There's definitely something in the water supply in Oslo. How else can we account for the intensely psychedelic disco presently escaping from there? Lindstrøm, Prins Thomas and Todd Terje have all proven their cosmic credentials: now it's time to add another astral voyager to the list. Joachim Dyrdahl - or diskJokke - is taking the electronic bleepery and live sounding drum funk of his contemporaries further into the stratosphere than ever before.
Resident at Oslo's increasingly influential Sunkissed club night, alongside pals Olanskii and G-HA, he's pioneering a space floatin' filmic dancefloor groove, which while coming from a similar root as other Scandisco heads, pursues a decidedly more technoid, lights-out direction. Smalltown Supersound's 2007 compilation 'Sunkissed' contained one of diskJokke's productions and so enamoured were the label with his lush sound they snapped him up for his own album release.
"Some friends of mine, Olanskii and G-HA, were putting together a DJ mix for Smalltown Supersound, and the label liked my tracks so much that they wanted to put out more on their Smalltown label," Dyrdahl confirmed.
The result is debut longplayer 'Staying In', out 31st March, which evokes a boat party by night in a Norwegian fjord, disco abandon surrounding you as the dazzling display of the Northern Lights shimmers in the distance. The thumping percussive rhythms, sub-low bass and weird, interweaving melodies of 'I Was Go To Marrocco And I Don't See You', and the eccentric, drum-on-every-surface-available Clangers space jam of 'Cold Out' are defiantly rooted in the now - but Dyrdhal's not one to forget the origins of the music he's making.
"My biggest influences are some of the old disco producers," he told DJmag. "For the arrangements, my favourite is Giorgio Moroder, and in terms of the beats I really like Cerrone."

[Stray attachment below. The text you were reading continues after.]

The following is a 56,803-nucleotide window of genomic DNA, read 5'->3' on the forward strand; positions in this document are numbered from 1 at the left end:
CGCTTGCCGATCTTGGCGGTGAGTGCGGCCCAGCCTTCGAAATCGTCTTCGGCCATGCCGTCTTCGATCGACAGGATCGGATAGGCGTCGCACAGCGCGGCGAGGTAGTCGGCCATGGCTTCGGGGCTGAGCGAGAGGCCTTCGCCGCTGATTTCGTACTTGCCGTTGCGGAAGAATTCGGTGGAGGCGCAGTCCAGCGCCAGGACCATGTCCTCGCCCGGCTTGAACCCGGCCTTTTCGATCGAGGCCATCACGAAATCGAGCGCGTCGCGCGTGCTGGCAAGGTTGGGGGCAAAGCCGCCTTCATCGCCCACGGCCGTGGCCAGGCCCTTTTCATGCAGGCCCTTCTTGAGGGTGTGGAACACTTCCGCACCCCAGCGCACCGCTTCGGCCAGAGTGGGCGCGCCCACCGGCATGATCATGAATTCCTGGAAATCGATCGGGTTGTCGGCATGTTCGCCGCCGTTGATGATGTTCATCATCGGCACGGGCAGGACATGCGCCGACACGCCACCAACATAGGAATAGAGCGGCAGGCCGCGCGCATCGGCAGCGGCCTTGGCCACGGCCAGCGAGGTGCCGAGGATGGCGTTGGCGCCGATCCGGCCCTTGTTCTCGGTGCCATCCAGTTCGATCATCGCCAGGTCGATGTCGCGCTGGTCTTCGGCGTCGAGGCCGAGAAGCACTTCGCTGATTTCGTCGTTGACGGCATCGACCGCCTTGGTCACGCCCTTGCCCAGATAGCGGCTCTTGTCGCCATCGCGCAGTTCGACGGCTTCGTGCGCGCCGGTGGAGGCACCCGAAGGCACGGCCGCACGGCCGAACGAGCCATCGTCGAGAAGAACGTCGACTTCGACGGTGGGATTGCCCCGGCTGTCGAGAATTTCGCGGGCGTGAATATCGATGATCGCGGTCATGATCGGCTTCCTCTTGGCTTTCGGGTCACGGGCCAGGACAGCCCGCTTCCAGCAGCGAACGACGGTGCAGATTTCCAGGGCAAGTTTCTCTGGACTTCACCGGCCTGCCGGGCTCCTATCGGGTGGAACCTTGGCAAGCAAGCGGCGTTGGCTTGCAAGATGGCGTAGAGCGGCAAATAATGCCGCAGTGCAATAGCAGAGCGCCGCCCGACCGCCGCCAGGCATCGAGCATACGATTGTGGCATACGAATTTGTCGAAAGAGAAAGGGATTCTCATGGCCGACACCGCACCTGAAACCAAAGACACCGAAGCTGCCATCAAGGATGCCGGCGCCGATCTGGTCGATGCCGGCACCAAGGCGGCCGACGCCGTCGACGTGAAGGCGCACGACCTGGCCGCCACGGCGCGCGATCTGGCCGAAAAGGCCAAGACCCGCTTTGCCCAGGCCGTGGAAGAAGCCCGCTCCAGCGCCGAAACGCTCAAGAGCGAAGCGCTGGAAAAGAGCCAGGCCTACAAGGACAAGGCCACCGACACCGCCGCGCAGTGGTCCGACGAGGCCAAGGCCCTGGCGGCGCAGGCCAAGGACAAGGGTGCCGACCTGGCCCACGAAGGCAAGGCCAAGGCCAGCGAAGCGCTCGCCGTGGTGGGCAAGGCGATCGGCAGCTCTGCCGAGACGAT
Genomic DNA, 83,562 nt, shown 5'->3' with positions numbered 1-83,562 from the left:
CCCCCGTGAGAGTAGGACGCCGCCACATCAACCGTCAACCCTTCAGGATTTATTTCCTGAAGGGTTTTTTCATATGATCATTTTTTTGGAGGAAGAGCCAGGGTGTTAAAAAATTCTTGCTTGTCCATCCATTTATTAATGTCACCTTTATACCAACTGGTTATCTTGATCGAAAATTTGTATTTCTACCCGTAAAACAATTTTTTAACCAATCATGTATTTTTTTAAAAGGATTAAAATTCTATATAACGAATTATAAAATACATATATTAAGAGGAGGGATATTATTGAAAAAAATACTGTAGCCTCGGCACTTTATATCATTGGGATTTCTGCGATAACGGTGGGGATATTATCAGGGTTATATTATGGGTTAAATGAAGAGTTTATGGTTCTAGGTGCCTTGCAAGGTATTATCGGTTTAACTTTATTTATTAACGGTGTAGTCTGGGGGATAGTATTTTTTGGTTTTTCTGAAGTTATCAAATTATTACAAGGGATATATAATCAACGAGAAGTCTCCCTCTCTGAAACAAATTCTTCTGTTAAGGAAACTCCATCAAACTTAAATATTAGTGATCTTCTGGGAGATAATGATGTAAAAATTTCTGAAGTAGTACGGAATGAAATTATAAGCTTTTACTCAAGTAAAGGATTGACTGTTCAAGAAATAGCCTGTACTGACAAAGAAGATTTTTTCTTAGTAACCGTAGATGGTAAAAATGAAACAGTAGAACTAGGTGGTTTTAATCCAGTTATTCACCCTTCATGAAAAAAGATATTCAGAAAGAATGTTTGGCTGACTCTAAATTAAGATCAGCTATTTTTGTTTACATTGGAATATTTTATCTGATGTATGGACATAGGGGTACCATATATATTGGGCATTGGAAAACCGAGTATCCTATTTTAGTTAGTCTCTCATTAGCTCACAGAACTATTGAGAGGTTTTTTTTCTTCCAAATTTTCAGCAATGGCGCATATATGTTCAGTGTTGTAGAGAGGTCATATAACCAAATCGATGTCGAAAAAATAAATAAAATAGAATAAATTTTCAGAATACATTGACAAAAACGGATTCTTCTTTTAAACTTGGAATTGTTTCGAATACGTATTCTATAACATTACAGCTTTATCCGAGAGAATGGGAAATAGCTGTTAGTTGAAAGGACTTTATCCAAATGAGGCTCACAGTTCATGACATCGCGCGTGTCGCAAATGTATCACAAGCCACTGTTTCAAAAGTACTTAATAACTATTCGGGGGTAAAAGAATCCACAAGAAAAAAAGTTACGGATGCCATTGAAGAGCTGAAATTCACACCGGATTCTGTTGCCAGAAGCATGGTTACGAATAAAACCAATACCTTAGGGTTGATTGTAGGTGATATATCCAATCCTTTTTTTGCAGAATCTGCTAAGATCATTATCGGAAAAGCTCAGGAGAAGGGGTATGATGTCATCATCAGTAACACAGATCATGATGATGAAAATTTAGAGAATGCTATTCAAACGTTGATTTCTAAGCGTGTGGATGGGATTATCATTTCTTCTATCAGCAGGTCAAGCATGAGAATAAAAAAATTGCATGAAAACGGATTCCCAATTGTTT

Possibly the strangest aspect of the diskJokke sound though is the combination of heads down club beats with those ethereal, ghostly harmonies. But Dyrdhal's musical virtuosity isn't so surprising when you consider that he was learning the violin at the age of five. With classical a constant in his life, it was bound to emerge somewhere in his dance music productions.
"I guess there's classical in the arrangements and the structure of the music," Dyrdhal reckoned. "It's not a conscious process, but listening to it afterwards I can hear that it's romantic. It wasn't intentional but that's the way it came out."
The relationship with Smalltown Supersound is already proving fruitful: he's bagged remixes for Bloc Party, Spektrum and Lindstrøm, and other labels are already sniffing around, Prins Thomas and Steve Kotey's Full Pupp in particular.
"My first 12" on Full Pupp has just come out, and after that it's a lot of remixes, and there's also a remix 12" on Smalltown Supersound. It's a real club killer. I played it last week and it went through the roof!" he grinned.
This diskJokke ain't playing!